Image from page 445 of “Practical physics” (1922)
films
Image by Internet Archive Book Images
Identifier: practicalphysics00mill
Title: Practical physics
Year: 1922 (1920s)
Authors: Millikan, Robert Andrews Gale, Henry Gordon
Subjects: Physics
Publisher: Boston : Ginn and Co.
Contributing Library: University of British Columbia Library
Digitizing Sponsor: University of British Columbia Library

View Book Page: Book Viewer
About This Book: Catalog Entry
View All Images: All Images From Book

Click here to view book online to see this illustration in context in a browseable online version of this book.

Text Appearing Before Image:
light appearsdrawn into a luminous arc. This phenomenon is due to the fact that we continueto see an object for a small fraction of a second after the image of it disappearsfrom the retina. The period of time varies somewhat with different individuals.The so-called moving pictures do not move at all. In normal projection16 brilliant stationary pictures per second appear in succession upon the screen,and during the interval between the pictures the screen is perfectly dark. It isduring this period of darkness that the film is jerked forward to get the nextpicture into position for projection. The eye, however, detects no jieriod of dark-ness, for on account of persistence of vision it continues to see the stationarypicture not only during this period of darkness but dimly for an instant evenafter the next picture appears upon the screen. This causes the successive station-ary pictures, which differ but slightly, to blend smoothly into each other and thusgive the effect of actual motion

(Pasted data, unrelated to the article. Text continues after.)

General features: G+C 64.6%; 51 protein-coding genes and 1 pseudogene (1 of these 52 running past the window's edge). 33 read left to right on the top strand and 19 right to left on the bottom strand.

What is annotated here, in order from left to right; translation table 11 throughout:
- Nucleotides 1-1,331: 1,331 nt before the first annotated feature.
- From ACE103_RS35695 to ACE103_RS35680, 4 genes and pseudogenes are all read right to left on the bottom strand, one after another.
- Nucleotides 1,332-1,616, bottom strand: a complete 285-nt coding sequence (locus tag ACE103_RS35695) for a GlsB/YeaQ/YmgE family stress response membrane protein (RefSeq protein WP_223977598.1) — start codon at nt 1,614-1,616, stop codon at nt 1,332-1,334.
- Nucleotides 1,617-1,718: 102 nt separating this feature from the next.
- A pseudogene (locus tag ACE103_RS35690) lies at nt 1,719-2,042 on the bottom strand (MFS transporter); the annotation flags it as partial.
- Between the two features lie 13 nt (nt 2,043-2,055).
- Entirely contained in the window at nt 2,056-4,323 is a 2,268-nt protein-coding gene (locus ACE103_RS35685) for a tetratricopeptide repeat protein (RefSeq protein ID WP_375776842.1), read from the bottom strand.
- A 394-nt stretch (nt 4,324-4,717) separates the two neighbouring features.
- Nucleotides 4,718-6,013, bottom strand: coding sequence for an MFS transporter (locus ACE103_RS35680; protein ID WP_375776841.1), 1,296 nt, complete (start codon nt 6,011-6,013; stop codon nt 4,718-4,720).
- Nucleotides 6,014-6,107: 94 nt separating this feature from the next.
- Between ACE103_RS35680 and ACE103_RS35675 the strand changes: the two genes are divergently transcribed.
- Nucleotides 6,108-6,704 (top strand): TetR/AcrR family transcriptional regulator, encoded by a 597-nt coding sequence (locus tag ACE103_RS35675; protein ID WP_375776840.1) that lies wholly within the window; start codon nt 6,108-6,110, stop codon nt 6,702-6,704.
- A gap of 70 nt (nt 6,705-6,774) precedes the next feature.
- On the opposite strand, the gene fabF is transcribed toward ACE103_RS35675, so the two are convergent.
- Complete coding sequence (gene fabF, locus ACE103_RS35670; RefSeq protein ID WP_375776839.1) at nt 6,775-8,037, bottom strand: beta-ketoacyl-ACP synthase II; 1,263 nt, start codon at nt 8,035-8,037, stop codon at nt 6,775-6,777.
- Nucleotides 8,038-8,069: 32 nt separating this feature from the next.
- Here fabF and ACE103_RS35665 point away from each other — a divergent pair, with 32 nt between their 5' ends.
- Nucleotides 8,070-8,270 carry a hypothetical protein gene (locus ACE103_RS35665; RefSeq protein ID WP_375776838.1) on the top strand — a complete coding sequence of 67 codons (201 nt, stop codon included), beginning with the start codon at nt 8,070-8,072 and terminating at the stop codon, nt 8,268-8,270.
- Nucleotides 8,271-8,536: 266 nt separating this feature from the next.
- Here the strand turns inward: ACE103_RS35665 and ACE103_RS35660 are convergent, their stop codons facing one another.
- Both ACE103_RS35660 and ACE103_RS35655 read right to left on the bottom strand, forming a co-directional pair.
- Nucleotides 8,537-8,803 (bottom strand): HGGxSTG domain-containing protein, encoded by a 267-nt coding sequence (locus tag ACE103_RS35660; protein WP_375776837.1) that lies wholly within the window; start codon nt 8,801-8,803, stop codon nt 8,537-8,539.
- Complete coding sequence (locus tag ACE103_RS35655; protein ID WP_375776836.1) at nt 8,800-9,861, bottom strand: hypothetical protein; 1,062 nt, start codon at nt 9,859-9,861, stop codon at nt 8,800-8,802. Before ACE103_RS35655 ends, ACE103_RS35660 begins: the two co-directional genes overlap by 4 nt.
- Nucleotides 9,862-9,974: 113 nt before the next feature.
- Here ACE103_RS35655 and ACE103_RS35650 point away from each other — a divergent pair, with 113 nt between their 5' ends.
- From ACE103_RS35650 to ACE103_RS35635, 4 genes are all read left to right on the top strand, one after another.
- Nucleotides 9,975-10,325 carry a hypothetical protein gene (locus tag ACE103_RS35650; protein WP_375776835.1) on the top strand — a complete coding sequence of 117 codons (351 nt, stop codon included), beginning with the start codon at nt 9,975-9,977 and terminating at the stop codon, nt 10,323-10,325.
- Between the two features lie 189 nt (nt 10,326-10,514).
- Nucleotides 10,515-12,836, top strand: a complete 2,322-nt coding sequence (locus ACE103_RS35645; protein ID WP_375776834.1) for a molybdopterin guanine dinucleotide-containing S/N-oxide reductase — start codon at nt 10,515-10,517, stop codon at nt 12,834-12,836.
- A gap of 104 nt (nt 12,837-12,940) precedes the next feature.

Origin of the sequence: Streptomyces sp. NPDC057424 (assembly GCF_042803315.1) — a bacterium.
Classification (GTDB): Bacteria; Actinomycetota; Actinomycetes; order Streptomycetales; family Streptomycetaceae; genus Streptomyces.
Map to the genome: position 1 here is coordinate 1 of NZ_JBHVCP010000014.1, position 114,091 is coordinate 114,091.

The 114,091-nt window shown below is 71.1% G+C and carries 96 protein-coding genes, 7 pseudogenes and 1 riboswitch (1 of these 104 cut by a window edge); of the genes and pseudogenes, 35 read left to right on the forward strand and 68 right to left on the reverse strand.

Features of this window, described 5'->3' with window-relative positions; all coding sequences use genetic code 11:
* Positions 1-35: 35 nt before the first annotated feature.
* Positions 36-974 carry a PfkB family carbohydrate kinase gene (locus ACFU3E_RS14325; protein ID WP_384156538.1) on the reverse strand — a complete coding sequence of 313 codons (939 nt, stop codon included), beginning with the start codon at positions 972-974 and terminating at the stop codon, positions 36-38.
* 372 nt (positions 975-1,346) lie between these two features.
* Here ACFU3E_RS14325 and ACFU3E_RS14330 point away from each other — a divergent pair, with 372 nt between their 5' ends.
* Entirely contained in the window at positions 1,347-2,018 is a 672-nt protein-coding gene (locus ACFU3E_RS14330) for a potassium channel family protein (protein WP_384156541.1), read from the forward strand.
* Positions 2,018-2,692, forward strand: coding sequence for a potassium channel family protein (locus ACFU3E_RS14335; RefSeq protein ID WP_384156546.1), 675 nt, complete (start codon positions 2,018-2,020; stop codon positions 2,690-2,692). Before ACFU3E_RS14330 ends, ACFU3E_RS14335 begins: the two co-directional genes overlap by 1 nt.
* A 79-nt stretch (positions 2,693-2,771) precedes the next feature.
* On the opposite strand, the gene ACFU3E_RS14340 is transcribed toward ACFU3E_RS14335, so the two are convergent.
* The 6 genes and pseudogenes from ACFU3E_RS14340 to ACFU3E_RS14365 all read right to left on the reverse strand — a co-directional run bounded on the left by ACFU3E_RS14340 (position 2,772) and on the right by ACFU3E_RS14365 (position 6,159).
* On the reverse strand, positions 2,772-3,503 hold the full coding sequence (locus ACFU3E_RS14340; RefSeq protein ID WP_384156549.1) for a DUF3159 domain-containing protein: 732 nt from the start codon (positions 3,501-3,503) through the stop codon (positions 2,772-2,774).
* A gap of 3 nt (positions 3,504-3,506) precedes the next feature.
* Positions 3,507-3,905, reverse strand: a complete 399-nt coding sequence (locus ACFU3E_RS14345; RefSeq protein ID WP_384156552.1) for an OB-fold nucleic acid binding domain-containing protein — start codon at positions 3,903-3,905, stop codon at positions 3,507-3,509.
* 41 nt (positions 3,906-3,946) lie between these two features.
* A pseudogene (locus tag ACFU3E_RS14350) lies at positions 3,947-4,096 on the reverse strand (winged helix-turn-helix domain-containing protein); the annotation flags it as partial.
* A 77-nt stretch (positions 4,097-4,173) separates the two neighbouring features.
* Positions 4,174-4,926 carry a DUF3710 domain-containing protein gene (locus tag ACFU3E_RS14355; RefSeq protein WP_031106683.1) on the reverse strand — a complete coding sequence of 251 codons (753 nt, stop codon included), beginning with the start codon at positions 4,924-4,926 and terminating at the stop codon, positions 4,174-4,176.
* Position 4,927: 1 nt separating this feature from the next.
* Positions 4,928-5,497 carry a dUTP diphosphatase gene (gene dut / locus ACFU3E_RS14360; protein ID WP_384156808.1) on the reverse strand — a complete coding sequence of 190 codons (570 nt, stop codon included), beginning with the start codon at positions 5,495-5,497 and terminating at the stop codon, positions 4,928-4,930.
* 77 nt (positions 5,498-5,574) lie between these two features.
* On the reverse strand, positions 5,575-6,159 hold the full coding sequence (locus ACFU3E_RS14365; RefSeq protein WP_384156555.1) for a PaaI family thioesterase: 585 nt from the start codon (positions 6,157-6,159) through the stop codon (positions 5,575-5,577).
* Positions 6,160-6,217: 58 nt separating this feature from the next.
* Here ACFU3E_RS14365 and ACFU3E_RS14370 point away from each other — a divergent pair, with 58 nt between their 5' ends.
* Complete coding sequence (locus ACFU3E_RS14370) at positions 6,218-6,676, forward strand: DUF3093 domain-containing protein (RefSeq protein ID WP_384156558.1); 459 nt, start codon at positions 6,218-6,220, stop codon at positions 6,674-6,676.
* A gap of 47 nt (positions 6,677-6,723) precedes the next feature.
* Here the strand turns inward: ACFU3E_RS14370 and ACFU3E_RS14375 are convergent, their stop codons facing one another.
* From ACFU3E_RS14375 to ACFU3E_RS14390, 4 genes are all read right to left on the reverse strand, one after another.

Text Appearing After Image:
Photographs of Sound Waves having their Origin in an ElectricSpark behind the Middle of the Black Disk 1. A spherical sound wave. 2. The same wave .00007 second later. 3. A wave re-flected from a plane surface, curvature unchanged. 4. A wave reflected from aconvex surface, curvature increased. 5. The source at the focusof a SO, lens. Thephotograph shows first, the original wave on the right; second, the reflected wave,with its increased curvature ; and third, the transmitted plane wave. 6. Source atfocus of a concave mirror; the reflected wave is plane. (Taken hy Professor A. L,Foley and Wilmer H. Souder, of the University of Indiana) IMAGES IN MIRRORS 387 its image is just behind it, out to an infinite distance, its imagemoves back only to the focal plane through F. Hence theimage must lie somewhere between F and the mirror. Theimage PQ of an object PQ is always diminished, because itlies between the converging lines PC and QC. It can belocated by the ray method (Fig. 419) exactly as

Note About Images
Please note that these images are extracted from scanned page images that may have been digitally enhanced for readability – coloration and appearance of these illustrations may not perfectly resemble the original work.